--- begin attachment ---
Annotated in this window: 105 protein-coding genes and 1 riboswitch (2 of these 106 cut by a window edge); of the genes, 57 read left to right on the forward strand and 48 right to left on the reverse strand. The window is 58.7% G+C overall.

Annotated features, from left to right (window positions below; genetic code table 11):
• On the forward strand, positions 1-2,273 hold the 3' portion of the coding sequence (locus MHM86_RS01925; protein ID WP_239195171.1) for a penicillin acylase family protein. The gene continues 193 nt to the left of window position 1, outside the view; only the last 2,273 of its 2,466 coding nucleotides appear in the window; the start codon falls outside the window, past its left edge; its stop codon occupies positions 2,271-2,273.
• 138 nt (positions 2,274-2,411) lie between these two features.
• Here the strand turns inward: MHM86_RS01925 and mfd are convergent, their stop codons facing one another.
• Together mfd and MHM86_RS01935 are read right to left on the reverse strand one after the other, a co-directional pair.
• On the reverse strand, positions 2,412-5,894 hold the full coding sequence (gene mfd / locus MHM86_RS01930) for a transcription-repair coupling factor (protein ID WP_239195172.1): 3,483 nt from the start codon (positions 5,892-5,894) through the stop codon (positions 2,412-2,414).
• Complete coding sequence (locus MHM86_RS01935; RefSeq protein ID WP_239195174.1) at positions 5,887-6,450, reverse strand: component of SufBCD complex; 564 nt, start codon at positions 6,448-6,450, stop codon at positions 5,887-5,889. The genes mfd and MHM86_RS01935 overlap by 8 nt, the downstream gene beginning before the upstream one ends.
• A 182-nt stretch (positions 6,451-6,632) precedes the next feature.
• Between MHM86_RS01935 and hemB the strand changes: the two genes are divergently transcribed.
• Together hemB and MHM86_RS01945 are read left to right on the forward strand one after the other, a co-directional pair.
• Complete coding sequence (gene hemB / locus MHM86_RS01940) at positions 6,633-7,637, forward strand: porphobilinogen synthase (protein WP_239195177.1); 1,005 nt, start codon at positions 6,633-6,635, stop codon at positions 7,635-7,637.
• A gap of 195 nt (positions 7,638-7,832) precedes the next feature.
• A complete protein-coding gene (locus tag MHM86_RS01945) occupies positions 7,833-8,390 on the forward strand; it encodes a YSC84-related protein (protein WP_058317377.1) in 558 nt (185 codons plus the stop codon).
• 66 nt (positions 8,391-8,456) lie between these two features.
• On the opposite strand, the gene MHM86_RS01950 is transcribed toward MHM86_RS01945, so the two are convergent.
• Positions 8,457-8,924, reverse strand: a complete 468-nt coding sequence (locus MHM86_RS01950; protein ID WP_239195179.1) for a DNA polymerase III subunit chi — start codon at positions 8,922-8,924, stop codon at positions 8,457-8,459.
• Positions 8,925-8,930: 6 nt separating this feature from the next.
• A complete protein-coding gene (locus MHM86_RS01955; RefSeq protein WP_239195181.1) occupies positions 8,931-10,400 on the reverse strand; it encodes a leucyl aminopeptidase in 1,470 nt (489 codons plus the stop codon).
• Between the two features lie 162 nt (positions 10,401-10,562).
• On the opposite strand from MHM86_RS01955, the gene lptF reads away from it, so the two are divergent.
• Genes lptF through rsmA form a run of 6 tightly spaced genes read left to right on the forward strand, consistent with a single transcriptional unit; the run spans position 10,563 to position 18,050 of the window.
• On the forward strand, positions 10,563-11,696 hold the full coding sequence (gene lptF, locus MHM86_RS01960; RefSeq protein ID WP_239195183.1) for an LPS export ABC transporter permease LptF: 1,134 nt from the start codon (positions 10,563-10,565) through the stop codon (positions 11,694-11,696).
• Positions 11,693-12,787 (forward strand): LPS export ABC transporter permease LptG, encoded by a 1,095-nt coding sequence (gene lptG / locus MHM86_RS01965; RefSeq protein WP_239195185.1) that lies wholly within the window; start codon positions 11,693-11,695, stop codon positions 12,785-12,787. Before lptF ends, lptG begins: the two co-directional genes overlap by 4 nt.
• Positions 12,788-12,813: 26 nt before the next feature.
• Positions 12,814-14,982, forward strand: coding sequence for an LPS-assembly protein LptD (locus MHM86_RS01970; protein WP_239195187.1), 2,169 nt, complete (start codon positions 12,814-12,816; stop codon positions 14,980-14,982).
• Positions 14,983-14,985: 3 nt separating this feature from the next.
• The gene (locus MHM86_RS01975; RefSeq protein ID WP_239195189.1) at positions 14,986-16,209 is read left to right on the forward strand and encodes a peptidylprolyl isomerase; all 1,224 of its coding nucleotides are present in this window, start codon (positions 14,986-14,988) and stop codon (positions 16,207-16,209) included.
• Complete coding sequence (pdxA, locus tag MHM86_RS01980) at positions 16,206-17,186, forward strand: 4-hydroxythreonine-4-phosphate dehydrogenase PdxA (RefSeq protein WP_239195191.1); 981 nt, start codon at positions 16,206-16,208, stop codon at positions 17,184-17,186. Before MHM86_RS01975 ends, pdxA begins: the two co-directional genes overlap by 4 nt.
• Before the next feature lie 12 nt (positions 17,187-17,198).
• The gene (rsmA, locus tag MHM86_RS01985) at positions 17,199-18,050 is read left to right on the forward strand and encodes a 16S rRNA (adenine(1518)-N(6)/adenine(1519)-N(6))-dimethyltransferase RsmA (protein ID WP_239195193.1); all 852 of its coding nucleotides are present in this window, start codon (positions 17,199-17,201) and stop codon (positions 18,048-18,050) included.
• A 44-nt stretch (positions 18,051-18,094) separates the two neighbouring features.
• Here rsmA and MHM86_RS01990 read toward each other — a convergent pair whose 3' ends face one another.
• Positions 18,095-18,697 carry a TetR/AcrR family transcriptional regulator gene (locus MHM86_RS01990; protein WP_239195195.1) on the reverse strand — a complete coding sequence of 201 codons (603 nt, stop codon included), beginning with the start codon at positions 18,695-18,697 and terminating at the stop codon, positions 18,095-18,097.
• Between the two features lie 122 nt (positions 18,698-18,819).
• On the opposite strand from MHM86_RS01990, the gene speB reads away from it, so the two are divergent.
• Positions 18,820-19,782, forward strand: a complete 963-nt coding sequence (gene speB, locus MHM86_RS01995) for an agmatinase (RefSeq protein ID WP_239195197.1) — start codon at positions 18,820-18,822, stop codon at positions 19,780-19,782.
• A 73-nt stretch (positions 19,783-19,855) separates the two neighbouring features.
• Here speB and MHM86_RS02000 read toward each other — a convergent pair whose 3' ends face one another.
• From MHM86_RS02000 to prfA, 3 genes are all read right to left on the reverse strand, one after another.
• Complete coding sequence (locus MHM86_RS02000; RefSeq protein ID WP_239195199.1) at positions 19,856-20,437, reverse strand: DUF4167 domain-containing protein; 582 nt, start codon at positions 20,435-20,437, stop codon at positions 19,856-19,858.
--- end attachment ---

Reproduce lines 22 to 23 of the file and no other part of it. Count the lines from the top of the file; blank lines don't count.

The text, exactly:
• Genes lptF through rsmA form a run of 6 tightly spaced genes read left to right on the forward strand, consistent with a single transcriptional unit; the run spans position 10,563 to position 18,050 of the window.
• On the forward strand, positions 10,563-11,696 hold the full coding sequence (gene lptF, locus MHM86_RS01960; RefSeq protein ID WP_239195183.1) for an LPS export ABC transporter permease LptF: 1,134 nt from the start codon (positions 10,563-10,565) through the stop codon (positions 11,694-11,696).